7. xoot says:

    A day later, and the Giants have a job to do in LA. That second inning defensive effort must have been some sort of good-natured tribute to the film industry’s backlog of slapstick comedy. Enough good humor. Shut the asshole bums down. Make them earn their division title in AZ.

    btw, I think Hunter Pence has to receive the Willie Mac award this year. If he doesn’t, I’ll really have to wonder about what’s happening in the clubhouse. Sign Pence again, I say.

  8. xoot says:

    wtf? Donnie Wrong Trip? I think Mattingly gets over-heated for Giants games.

  9. shoelessinlassen says:

    Good to see Wilson pitching again, but the blue uni looks like crap opposite his beard.

  10. Chico says:

    Donkey scrotum.

  11. shoelessinlassen says:

    Giants bull pen, too, has been key to many a late inning loss. Bochy put Affeldt into the pressure cooker and the results were pretty much predictable. Meanwhile, Wilson notches a big W. Damn!

  12. unca_chuck says:

    And what the fuck is up with the beard pony tail?

  13. unca_chuck says:

    As far as Affeldt goes, I’m done. He can go do his shit elsewhere next year.

  14. xoot says:

    The Giants/dodgers rivalry is back, in full force. I guess it got a wake up call from the Brian Stow tragedy, but the Giants extraordinary success in 2010 and 2012 really revived it. I’ve heard lots of theories about why the rivalry simmered down for a while, but I think the answer is pretty obvious. After the new owners took over the Giants in 92 and built the ballpark, Giants fans no longer had any reason to resent the bums. Since 92, the bums have won only 9 games in the post season. Before 2010, the number for the Giants, I believe, was 11. (Now, of course it’s 33.) And dodger stadium, I think, looks ridiculous on tv. It sort of reminds me of a computer, circa 1962.

    So the rivalry is back, but this time it’s different. We’re not venting frustration by shouting at Tommy Lasorda as he walks across RF at Candlestick. Now we’re just calmly waiting for the LA luxury tax to ratchet up the next two years while the LA payroll continues to balloon like Tommy’s gut. That reminds me–where is that swinish guy these days, anyway?

  15. xoot says:

    While I was hard at work today, the 9th Circuit issued its decision affirming the conviction of Barry Bonds. I’ll take a closer look, see it contains anything else of interest.

    Bonds is the post-modern Jack Johnson. Prosecuting him was a bullshit waste of money designed solely to ruin his legacy.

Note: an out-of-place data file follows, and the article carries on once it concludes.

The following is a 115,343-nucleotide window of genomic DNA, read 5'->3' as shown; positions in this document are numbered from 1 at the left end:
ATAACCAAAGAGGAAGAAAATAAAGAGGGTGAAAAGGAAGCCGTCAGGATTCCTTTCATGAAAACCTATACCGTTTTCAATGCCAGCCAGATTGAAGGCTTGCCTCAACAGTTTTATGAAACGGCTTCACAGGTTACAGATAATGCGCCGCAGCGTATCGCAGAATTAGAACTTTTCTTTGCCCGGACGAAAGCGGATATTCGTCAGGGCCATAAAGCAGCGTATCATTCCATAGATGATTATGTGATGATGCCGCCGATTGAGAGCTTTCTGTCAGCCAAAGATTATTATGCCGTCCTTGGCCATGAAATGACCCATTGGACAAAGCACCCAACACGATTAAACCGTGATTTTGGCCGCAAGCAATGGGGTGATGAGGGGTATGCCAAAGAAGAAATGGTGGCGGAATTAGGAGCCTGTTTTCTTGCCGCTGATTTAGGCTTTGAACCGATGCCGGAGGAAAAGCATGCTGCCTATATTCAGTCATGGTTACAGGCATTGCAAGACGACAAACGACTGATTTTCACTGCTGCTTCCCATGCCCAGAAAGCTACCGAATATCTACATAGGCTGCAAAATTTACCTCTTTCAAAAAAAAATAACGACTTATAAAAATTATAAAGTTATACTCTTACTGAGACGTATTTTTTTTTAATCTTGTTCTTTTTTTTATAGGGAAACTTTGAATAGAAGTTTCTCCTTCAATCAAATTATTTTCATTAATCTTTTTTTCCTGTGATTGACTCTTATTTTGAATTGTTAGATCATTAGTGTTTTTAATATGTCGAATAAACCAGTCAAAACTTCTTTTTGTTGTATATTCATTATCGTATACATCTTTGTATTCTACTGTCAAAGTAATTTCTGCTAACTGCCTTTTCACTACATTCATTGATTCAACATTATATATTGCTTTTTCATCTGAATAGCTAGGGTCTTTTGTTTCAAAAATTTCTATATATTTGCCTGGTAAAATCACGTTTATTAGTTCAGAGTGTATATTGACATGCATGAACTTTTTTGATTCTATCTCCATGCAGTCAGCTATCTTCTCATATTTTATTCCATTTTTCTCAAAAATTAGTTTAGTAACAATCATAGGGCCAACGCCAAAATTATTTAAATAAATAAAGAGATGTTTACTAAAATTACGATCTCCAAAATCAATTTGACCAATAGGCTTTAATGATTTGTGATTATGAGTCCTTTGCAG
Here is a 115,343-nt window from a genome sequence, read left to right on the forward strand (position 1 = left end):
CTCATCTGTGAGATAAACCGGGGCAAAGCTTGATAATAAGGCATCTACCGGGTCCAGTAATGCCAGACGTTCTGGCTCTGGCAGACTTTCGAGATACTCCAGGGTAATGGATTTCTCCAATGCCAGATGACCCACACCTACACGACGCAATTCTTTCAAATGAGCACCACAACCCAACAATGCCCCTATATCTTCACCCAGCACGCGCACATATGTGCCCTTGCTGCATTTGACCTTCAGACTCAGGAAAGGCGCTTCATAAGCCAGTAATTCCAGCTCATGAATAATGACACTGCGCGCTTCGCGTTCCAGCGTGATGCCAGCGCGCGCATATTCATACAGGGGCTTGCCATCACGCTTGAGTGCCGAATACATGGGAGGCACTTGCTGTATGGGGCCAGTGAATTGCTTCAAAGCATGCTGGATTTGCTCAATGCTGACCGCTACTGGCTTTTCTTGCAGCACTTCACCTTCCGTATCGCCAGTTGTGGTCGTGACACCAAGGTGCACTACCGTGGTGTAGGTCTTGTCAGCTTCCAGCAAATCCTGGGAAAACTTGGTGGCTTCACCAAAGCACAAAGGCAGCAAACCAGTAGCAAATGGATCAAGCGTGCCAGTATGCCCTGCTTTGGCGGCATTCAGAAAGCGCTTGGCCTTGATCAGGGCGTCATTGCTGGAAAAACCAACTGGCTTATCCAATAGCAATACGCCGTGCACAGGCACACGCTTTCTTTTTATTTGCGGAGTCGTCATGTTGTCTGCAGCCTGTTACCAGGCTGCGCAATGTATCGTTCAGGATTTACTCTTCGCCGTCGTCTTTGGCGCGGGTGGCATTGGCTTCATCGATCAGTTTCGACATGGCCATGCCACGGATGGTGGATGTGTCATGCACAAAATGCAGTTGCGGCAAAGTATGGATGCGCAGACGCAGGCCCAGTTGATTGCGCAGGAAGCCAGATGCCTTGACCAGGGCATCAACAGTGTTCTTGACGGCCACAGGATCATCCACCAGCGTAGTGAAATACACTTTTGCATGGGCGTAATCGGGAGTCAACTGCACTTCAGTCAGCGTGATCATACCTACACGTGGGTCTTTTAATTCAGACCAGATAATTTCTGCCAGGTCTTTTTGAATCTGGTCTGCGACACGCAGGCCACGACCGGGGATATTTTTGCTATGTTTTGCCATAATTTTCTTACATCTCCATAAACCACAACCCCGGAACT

• xoot says:

      Yep. Judgment of conviction affirmed. Looks like 30 days home confinement and 2 years probation and no HOF for Barry Bonds. Here’s the first paragraph of the decision. I love the “strong indications” and “could have been administered” and “purported objective.” Judge Schroeder is upholding the letter of the law, despite being able to see through the bullshit.

      “Barry Bonds was a celebrity child who grew up in baseball locker rooms as he watched his father Bobby Bonds and his godfather, the legendary Willie Mays, compete in the Major Leagues. Barry Bonds was a phenomenal baseball player in his own right. Early in his career he won MVP awards and played in multiple All-Star games. Toward the end of his career, playing for the San Francisco Giants, his appearance showed strong indications of the use of steroids, some of which could have been administered by his trainer, Greg Anderson. Bonds’s weight and hat size increased, along with the batting power that transformed him into one of the most feared hitters ever to play the game. From the late­1990s through the early-2000s, steroid use in baseball fueled an unprecedented explosion in offense, leading some commentators to refer to the period as the “Steroid Era.”FN:1 In 2002, the federal government, through the Criminal Investigation Division of the Internal Revenue Service, began investigating the distribution of steroids and other performance enhancing drugs (“PEDs”). The government’s purported objective was to investigate whether the distributors of PEDs laundered the proceeds gained by selling those drugs.”